Ambulance Drone is a flying first aid kit that could save lives
Sport & Fitness
The Ambulance Drone is an all-purpose medical toolkit that can be automatically flown to any emergency situation and used to guide citizens to make non-technical lifesaving procedures.
When a medical emergency takes place, the response time can make all the difference between a life saved and a life lost. Unfortunately, ambulances can get stuck in traffic and on average they arrive 10 minutes after the emergency call has been made, in which time a cardiac arrest victim may have already succumbed to a lack of oxygen to the brain. We've already seen Germany's Defikopter use drones to ensure defibrillators are on scene by the time a medical professional arrives, but now the Ambulance Drone is an all-purpose medical toolkit that can be automatically flown to any emergency situation and used to guide citizens to make non-technical lifesaving procedures.
Created by Alex Monton, a graduate of the Delft University of Technology, the drone is custom designed to deliver in the event of an emergency. Inside, it houses a compact defibrillator, medication and CPR aids, as well as other essential supplies for the layperson to use while they wait for a medical professional. The idea is that those at the scene can phone emergency services as normal, giving their location. An ambulance and the Ambulance Drone are despatched immediately, with the drone capable of arriving in around 1 minute.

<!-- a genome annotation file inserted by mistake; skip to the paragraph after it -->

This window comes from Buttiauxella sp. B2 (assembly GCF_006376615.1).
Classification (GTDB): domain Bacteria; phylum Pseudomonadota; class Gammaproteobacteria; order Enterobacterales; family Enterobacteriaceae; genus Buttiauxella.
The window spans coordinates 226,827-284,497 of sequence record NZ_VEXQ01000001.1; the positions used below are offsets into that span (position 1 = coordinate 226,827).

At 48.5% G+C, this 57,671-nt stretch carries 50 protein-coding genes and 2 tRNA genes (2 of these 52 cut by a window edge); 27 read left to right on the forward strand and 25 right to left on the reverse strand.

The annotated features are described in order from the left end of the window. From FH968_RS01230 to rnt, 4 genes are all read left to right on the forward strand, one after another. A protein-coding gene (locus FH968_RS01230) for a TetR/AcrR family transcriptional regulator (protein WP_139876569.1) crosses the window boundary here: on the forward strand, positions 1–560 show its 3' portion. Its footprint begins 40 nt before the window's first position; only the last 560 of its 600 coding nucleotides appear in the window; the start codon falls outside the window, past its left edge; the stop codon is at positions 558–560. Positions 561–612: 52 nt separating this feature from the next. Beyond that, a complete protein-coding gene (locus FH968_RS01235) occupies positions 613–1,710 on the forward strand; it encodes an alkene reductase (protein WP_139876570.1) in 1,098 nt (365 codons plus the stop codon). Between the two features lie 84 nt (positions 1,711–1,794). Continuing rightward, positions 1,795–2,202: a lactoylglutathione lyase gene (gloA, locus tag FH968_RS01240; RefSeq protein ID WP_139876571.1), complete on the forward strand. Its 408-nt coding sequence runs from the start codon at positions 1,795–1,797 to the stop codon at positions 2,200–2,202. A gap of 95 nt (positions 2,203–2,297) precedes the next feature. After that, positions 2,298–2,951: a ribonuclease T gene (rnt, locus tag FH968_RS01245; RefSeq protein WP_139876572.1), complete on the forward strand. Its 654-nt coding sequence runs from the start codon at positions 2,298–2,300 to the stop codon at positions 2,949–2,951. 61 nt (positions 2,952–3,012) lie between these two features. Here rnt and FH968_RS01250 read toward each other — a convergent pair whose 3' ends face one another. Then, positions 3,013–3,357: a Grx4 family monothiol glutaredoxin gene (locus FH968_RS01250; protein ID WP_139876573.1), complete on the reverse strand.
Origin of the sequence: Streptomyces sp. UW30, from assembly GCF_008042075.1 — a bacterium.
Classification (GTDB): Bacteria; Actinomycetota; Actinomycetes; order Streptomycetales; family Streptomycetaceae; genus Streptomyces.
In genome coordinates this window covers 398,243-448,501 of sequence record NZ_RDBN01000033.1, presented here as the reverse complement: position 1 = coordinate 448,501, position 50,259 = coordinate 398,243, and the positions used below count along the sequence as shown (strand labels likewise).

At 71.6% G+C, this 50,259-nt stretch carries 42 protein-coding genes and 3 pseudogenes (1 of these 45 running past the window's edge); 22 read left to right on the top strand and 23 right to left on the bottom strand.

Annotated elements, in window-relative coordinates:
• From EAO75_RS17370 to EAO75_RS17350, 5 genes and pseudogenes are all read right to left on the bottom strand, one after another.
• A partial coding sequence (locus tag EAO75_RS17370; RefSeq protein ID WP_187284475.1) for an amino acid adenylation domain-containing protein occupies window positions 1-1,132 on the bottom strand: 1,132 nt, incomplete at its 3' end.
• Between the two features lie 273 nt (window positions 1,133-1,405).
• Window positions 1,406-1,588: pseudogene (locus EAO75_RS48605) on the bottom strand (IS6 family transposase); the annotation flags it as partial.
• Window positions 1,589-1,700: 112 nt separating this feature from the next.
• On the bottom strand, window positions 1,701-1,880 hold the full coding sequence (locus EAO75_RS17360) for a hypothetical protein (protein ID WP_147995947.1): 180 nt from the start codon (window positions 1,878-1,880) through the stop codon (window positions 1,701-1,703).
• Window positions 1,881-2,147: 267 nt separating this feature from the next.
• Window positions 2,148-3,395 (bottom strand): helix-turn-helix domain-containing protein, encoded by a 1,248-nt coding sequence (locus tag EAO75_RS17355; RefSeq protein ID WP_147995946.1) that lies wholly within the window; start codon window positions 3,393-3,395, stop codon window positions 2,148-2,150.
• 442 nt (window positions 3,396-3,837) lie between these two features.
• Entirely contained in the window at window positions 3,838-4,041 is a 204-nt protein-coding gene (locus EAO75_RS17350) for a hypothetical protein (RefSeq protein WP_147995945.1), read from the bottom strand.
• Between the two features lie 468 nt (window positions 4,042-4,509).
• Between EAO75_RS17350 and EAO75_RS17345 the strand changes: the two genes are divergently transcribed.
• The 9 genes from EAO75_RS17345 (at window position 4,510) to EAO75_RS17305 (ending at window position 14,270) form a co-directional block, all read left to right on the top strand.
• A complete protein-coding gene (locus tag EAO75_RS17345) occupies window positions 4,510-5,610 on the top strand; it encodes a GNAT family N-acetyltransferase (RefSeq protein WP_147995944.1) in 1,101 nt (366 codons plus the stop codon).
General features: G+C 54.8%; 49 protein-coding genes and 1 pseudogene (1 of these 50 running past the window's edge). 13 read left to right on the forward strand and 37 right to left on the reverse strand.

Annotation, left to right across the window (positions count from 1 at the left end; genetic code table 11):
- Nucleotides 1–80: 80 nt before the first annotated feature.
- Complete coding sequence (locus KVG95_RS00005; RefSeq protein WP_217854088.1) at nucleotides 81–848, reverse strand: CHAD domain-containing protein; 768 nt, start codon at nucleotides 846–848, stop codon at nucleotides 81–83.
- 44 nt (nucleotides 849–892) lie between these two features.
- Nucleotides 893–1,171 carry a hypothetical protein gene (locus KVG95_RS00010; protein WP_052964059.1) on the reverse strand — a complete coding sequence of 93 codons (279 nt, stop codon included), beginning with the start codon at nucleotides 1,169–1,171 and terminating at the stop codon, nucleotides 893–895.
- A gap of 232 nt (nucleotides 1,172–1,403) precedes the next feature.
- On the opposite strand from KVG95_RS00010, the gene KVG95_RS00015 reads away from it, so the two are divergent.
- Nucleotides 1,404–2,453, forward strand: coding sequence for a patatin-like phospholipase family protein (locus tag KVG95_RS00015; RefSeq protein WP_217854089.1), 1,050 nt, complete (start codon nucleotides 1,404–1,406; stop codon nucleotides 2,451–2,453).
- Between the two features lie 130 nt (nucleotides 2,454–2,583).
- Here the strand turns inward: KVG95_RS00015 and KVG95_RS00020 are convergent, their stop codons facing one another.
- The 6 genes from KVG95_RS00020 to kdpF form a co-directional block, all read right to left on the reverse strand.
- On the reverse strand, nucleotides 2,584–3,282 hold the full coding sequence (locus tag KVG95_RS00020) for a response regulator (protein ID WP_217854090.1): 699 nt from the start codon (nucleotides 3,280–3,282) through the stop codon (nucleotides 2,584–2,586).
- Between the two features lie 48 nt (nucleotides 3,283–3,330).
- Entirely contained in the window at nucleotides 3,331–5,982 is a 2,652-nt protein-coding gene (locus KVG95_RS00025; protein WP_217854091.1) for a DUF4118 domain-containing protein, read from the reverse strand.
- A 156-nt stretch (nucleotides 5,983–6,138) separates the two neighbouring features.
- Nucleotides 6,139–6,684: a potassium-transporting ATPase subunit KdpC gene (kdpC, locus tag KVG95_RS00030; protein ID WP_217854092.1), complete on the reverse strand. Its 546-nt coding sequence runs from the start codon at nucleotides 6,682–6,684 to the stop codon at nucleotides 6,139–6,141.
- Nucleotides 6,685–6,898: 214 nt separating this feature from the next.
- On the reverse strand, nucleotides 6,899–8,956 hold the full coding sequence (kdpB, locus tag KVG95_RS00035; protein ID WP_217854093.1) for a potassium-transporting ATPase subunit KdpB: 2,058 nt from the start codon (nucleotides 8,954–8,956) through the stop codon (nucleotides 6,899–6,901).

Once it's there, the call can be transferred to the drone, which has in-built speakers. This frees the caller's hands to perform tasks such as placing the victim in the recovery position and preparing the defibrillator, with vocal guidance from the emergency response team. The team can see live video of the event to make sure that any procedures are completed correctly, as well as passing on relevant info to the approaching ambulance.
Watch the video below to see the Ambulance Drone in action:
According to Monton, the speed of the drones could push survival rates as high as 80 percent. The former student is now looking for funding to make the project a reality. Are there other ways that drones could be used for benevolent purposes?
29th October 2014